> hi brian...
> will you please do the nfka flyreport honors one more time?...pretty
> please?...with a cherry on top?
> besides, since i spent most all morning fieldstripping my porsche in a
> parking lot several miles from the ft lewis flying field, you are the
> most able to report the abuse nfka received at the hands of the military
> really, i'm surprised that nfka didn't simply seize the communications
> center and secure the perimeter with claymores...a full on nfka retreat
> is hardly even comprehendible...and certainly it represents a black mark
> against our fine and glorious tradition of successful seige-warfare
> conducted against unsuspecting communities throughout the pacific
I thought that was a "new" vehicle ;) hmmm... Well, ok. I'll see what I can do about it. Not going to promise it before the long weekend though. I'm planning on ducking down to Malheur lake in SE Or. for a few days just to poke around.
The Boy Scouts duffed it and didn't get clearances from the base for any of the kites. Can't really blame the gvt. for that one. Besides, we barely escaped with our lives ( and flying line ) from the depredations of all those rigidly supervised khaki midgets.
"Can I have one? Huh? Huh?" Zoooooom ... CRASH
We trickled into the Fort Lewis open house day festivities ( with the exception of Dennis ) and tried to find out where we were scheduled to fly. There was a fairly open quadrangle where the scouts were demo-ing boomerang making and flying. Sam Huston said that he had seen some other fighter flyers down the way, so I took off to locate them down by the airfield apron. The wind was a bit smoother there, but is was right on the airfield and I wasn't too sure that was a good idea. Besides, the other fighters weren't there either.
I went back to where I started and spotted John M. and Rich H. there. There were some overhead wires and poles down the center of the field so all the kite displays moved off to the far end where we were not so much in danger of zapping a scout. We helped John set up the weather station and get that organized, and soon we were mobbed by our reason for being there.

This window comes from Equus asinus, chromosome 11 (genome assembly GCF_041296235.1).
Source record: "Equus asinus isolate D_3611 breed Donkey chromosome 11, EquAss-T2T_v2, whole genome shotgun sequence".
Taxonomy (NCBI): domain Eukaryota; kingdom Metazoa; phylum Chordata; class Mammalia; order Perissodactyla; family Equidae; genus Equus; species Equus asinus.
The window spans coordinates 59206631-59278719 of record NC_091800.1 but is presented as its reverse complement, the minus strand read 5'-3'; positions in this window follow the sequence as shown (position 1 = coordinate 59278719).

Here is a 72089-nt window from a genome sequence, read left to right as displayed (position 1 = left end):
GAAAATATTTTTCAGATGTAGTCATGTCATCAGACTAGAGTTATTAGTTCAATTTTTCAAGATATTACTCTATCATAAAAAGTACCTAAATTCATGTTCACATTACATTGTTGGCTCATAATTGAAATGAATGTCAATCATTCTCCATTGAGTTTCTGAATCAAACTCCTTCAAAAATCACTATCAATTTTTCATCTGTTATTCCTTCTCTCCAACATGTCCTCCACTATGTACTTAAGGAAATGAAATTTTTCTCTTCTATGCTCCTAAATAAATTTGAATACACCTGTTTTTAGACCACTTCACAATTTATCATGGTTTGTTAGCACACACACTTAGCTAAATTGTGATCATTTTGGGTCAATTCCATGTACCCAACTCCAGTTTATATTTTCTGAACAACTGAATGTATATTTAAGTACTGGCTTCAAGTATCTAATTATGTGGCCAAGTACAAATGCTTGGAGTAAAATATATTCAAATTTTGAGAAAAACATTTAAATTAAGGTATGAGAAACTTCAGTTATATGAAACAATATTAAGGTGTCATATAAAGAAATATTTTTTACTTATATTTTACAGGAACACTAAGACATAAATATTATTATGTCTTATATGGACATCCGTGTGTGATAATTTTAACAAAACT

We handed over a number of fighters for them to try out and there was the usual number of heavy handed tyros that had difficulty, but a few seemed to have a gift for the sport and I hope we'll see more of them in future.
I set up several of the club mylar indians and spent a while taping and re-taping the skins. The field had not been mowed in a while and the stubble was about 6 inches high, and of a sort of very tough grain producing variety. I've flown in recently harvested wheat fields and it was very much like that. You don't want to be putting a mylar fighter down into it very often.
About noonish, one of the military safety officers came by the
kite field and informed us that we would not be able to fly there any longer
since there were ongoing aircraft flight displays and the scouts had not
arranged for clearances for the kites in the air.
Well. It's lunchtime innit?
We decided to retire in good order to Steilacoom Park and pick up the lines down there after lunch. On the way out of the base Rich spotted Dennis and his broken down jalopy at the front gate. Chuck had recommended the Plannet Burrito just north of the gate and we all headed down there to scarf some beans, but it has been transmogrified into some sort of terriaki place. We wound up at a greasy spoon down the road after running around the block a few times.
Rich went back to see what Dennis was up to and tell him of our change in plans and venue.
I completely failed to get any photos during the scouting part
of the day because I was busy keeping kites in the air so you'll have to
be happy with the SP pics this month. Dennis finally joined us
at the park and we got down to comparing new stuff and trying to keep a few
kites up in the very variable wind conditions.